EDF believes that it can build a second nuclear power station to follow Hinkley Point C for up to £5 billion less than the Somerset plant. The French energy giant has said it will cost it at least £19.6 billion to build Hinkley Point, Britain’s first new nuclear plant in a generation, and as much as £20.3 billion if delays push it becoming operational back from 2025 to 2027. The company is drawing up plans to build a sister plant at Sizewell C in Suffolk and believes that it can cut the construction cost by up to 25 per cent thanks to efficiencies from “copying and pasting” large elements of Hinkley Point, The Times has learnt. The reactor type has yet to be built successfully anywhere in the world, with projects in France, Finland and China all delayed. CGN, the Chinese company working in partnership with EDF in Britain and China, confirmed further delays at their Taishan project last week.EDF believes that a key selling point for Sizewell is that, as the “second of a kind” in the UK, it can take advantage of the work done for Hinkley Point to slash the construction bill by 20 per cent to 25 per cent. It is understood to expect to be able to eliminate the majority of the £2 billion costs it spent on pre-construction work on Hinkley Point. It also expects to make billions more in savings by using contractors and equipment that have already gone through training and certification processes for use on nuclear sites. Cutting the cost of building to about £15 billion could help to reduce the subsidy contract price to nearer £70 per megawatt-hour. EDF believes that significant further reductions could be made if the government were to agree a new financing model so that developers did not have to bear all the upfront construct ion cost. EDF, along with the rest of the industry and the House of Commons’ public accounts committee, is urging ministers to look at alternative funding models that the National Audit Office said would have significantly reduced the eventual cost to consumers had they been used for Hinkley Point C. These include the government taking a direct equity stake or adopting a regulated asset base model similar to that used for the Thames Tideway Tunnel, under which developers would receive income during construction. Without such a change, the project is unlikely to go ahead since EDF, which required a French state bailout to afford Hinkley Point, could not fund another plant in advance.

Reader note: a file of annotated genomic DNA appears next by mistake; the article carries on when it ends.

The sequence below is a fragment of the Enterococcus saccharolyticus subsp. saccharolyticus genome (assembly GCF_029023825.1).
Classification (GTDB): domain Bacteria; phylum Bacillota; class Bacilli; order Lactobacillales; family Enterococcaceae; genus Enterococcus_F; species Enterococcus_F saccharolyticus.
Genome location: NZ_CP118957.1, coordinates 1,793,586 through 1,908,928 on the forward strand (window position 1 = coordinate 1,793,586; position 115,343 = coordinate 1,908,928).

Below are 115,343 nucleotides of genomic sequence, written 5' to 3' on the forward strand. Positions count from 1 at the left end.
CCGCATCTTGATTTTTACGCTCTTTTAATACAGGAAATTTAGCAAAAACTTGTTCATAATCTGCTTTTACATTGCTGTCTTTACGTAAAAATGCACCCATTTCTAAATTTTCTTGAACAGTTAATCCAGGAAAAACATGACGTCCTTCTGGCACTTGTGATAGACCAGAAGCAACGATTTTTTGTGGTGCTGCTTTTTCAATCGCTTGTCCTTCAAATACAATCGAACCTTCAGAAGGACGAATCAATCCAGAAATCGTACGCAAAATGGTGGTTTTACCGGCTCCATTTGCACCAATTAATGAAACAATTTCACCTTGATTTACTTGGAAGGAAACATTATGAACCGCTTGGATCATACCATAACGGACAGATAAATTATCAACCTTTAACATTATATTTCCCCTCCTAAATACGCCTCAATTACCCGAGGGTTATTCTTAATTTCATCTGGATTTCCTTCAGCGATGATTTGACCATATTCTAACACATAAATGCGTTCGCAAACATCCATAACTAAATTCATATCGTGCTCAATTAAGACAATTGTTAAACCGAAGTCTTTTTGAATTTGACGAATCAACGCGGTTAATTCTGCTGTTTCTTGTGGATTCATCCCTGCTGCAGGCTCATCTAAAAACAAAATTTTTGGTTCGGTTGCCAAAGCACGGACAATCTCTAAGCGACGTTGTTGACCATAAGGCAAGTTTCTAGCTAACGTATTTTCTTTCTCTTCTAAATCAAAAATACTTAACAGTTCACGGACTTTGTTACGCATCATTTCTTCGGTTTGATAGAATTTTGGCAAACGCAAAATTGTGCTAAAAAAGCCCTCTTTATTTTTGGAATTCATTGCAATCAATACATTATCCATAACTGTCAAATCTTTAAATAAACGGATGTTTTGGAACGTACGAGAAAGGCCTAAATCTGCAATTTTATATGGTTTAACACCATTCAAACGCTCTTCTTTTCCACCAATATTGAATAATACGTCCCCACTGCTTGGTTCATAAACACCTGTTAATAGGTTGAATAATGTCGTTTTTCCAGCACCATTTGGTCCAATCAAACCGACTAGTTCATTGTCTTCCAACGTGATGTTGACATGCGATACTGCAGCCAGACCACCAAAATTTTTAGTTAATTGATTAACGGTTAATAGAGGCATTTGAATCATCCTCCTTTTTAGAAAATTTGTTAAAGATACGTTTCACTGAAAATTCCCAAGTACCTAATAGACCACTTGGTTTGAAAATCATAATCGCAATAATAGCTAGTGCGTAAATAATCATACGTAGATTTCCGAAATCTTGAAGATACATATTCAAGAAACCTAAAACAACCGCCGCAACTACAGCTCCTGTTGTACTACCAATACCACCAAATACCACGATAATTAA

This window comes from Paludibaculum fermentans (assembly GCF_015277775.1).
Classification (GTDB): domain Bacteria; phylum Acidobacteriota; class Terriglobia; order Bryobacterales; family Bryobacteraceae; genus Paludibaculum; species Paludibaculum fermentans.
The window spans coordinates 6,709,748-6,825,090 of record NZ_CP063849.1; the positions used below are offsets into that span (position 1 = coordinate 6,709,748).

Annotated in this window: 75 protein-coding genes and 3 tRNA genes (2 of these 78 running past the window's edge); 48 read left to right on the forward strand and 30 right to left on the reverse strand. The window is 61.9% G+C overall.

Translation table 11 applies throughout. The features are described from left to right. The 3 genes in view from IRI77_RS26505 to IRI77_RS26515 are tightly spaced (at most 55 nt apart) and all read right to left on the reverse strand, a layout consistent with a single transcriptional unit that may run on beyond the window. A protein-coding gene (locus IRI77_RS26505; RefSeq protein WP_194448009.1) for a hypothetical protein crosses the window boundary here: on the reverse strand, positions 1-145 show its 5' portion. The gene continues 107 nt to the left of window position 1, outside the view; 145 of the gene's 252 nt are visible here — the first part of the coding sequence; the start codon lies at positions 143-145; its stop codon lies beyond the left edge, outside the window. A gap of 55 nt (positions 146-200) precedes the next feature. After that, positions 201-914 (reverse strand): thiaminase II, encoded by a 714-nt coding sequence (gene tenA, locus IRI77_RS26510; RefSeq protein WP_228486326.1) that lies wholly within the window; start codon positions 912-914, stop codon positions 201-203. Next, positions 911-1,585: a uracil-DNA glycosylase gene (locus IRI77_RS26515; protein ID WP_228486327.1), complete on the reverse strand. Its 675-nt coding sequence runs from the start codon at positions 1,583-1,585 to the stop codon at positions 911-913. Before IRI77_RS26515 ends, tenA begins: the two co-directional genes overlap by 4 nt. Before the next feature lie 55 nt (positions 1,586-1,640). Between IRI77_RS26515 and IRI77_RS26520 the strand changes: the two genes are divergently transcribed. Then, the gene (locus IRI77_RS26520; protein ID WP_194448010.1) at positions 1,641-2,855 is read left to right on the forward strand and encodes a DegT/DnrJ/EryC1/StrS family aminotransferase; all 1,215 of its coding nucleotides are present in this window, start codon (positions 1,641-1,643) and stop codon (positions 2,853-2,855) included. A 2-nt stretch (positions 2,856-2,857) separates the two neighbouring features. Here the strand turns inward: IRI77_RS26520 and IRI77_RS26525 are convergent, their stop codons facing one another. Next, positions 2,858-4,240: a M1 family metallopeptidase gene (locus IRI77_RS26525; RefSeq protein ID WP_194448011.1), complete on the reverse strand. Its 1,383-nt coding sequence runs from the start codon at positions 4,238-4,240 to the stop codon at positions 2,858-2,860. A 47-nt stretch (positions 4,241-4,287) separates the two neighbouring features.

Times 3rd Jan 2017 read more »